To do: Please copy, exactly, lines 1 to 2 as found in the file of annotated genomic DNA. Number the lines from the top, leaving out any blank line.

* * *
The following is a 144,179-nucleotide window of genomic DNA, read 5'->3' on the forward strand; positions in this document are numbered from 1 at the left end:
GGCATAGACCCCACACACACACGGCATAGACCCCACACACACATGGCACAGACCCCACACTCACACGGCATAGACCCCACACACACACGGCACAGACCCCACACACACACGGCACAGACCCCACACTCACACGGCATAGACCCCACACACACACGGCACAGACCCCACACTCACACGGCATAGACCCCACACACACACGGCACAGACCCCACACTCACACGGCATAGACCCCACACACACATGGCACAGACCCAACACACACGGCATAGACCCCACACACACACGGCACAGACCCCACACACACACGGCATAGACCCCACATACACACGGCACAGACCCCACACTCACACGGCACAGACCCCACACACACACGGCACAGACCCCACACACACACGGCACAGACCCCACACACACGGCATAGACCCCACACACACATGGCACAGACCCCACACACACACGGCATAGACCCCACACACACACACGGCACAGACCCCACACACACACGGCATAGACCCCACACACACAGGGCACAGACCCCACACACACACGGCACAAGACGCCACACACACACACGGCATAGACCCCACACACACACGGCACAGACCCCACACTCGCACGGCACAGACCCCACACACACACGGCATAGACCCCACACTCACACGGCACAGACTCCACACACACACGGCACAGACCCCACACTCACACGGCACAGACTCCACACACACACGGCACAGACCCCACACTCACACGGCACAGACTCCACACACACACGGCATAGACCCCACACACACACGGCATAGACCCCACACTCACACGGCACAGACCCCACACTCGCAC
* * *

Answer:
The following is a 144,179-nucleotide window of genomic DNA, read 5'->3' on the forward strand; positions in this document are numbered from 1 at the left end:
GGCATAGACCCCACACACACACGGCATAGACCCCACACACACATGGCACAGACCCCACACTCACACGGCATAGACCCCACACACACACGGCACAGACCCCACACACACACGGCACAGACCCCACACTCACACGGCATAGACCCCACACACACACGGCACAGACCCCACACTCACACGGCATAGACCCCACACACACACGGCACAGACCCCACACTCACACGGCATAGACCCCACACACACATGGCACAGACCCAACACACACGGCATAGACCCCACACACACACGGCACAGACCCCACACACACACGGCATAGACCCCACATACACACGGCACAGACCCCACACTCACACGGCACAGACCCCACACACACACGGCACAGACCCCACACACACACGGCACAGACCCCACACACACGGCATAGACCCCACACACACATGGCACAGACCCCACACACACACGGCATAGACCCCACACACACACACGGCACAGACCCCACACACACACGGCATAGACCCCACACACACAGGGCACAGACCCCACACACACACGGCACAAGACGCCACACACACACACGGCATAGACCCCACACACACACGGCACAGACCCCACACTCGCACGGCACAGACCCCACACACACACGGCATAGACCCCACACTCACACGGCACAGACTCCACACACACACGGCACAGACCCCACACTCACACGGCACAGACTCCACACACACACGGCACAGACCCCACACTCACACGGCACAGACTCCACACACACACGGCATAGACCCCACACACACACGGCATAGACCCCACACTCACACGGCACAGACCCCACACTCGCAC